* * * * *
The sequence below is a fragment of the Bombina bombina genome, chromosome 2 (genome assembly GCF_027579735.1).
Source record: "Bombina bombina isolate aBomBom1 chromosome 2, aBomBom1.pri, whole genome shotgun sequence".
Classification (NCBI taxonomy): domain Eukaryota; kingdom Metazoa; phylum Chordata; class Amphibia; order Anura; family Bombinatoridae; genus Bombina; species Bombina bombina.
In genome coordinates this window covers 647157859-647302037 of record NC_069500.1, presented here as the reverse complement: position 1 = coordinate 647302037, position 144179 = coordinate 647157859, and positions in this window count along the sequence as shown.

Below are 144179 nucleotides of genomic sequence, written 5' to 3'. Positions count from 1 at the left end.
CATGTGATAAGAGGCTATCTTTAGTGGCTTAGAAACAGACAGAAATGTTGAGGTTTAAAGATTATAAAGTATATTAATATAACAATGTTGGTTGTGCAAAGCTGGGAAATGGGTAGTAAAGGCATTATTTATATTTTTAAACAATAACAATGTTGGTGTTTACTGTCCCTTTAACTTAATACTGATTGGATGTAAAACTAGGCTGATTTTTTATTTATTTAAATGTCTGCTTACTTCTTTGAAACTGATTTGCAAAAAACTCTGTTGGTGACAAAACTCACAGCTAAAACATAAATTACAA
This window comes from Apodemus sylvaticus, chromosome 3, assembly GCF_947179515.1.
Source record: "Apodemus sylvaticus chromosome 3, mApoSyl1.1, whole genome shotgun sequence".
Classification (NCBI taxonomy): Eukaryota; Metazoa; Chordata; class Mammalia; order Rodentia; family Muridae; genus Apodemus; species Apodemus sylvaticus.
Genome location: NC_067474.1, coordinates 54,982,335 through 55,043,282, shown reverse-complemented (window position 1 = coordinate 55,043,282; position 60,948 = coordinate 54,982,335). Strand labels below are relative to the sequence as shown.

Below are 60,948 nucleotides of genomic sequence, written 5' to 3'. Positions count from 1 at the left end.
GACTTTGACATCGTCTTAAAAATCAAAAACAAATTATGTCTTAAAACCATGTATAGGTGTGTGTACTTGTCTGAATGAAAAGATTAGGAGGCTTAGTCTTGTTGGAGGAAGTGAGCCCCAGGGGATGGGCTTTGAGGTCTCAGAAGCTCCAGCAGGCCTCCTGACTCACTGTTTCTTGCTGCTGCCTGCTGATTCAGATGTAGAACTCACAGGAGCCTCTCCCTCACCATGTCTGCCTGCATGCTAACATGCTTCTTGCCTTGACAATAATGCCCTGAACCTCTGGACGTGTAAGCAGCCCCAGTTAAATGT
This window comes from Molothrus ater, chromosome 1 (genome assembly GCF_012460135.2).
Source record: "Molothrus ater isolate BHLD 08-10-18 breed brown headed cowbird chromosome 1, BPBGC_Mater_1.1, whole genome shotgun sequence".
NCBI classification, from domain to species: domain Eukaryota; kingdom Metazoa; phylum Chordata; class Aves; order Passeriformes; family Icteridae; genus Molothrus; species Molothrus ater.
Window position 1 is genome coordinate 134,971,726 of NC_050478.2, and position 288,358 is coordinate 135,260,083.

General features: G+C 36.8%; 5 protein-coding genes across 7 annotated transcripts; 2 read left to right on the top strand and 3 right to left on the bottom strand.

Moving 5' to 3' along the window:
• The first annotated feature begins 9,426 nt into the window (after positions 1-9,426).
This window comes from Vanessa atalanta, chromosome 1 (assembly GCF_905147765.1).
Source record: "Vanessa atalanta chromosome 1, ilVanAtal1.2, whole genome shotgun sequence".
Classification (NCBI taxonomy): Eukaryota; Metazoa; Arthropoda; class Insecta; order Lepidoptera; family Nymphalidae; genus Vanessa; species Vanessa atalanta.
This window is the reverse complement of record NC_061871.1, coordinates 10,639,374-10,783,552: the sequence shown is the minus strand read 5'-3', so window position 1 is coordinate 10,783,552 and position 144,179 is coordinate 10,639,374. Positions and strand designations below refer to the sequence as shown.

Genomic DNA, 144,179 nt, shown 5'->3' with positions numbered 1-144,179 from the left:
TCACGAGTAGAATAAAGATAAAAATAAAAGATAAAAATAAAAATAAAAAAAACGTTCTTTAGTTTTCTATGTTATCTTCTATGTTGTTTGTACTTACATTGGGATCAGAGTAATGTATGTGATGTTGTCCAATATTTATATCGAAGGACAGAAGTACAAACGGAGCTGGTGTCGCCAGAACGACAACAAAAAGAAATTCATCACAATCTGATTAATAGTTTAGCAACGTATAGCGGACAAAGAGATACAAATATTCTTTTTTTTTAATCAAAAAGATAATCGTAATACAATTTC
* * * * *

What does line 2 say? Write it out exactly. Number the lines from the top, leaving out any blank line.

Source record: "Bombina bombina isolate aBomBom1 chromosome 2, aBomBom1.pri, whole genome shotgun sequence".